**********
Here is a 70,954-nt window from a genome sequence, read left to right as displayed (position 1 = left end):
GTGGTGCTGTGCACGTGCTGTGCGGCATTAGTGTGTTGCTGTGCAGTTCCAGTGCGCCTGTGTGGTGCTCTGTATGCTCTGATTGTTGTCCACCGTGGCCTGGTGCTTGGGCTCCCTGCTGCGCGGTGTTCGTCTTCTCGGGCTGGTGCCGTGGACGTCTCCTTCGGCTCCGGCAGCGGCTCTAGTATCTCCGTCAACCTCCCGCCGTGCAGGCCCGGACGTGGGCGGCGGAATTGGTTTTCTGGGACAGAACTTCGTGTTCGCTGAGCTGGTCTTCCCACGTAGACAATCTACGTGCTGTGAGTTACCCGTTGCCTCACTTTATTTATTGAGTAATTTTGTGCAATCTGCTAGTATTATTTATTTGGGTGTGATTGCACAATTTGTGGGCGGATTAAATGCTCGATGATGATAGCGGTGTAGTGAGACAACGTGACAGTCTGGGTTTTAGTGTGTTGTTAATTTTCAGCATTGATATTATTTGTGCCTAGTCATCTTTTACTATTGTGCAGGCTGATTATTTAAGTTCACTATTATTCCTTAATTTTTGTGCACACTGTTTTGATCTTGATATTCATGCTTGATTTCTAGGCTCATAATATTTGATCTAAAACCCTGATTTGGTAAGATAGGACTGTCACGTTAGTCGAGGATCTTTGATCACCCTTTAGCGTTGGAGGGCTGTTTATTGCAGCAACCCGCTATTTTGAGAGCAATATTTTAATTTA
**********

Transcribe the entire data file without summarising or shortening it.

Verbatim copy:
Here is a 70,954-nt window from a genome sequence, read left to right as displayed (position 1 = left end):
GTGGTGCTGTGCACGTGCTGTGCGGCATTAGTGTGTTGCTGTGCAGTTCCAGTGCGCCTGTGTGGTGCTCTGTATGCTCTGATTGTTGTCCACCGTGGCCTGGTGCTTGGGCTCCCTGCTGCGCGGTGTTCGTCTTCTCGGGCTGGTGCCGTGGACGTCTCCTTCGGCTCCGGCAGCGGCTCTAGTATCTCCGTCAACCTCCCGCCGTGCAGGCCCGGACGTGGGCGGCGGAATTGGTTTTCTGGGACAGAACTTCGTGTTCGCTGAGCTGGTCTTCCCACGTAGACAATCTACGTGCTGTGAGTTACCCGTTGCCTCACTTTATTTATTGAGTAATTTTGTGCAATCTGCTAGTATTATTTATTTGGGTGTGATTGCACAATTTGTGGGCGGATTAAATGCTCGATGATGATAGCGGTGTAGTGAGACAACGTGACAGTCTGGGTTTTAGTGTGTTGTTAATTTTCAGCATTGATATTATTTGTGCCTAGTCATCTTTTACTATTGTGCAGGCTGATTATTTAAGTTCACTATTATTCCTTAATTTTTGTGCACACTGTTTTGATCTTGATATTCATGCTTGATTTCTAGGCTCATAATATTTGATCTAAAACCCTGATTTGGTAAGATAGGACTGTCACGTTAGTCGAGGATCTTTGATCACCCTTTAGCGTTGGAGGGCTGTTTATTGCAGCAACCCGCTATTTTGAGAGCAATATTTTAATTTA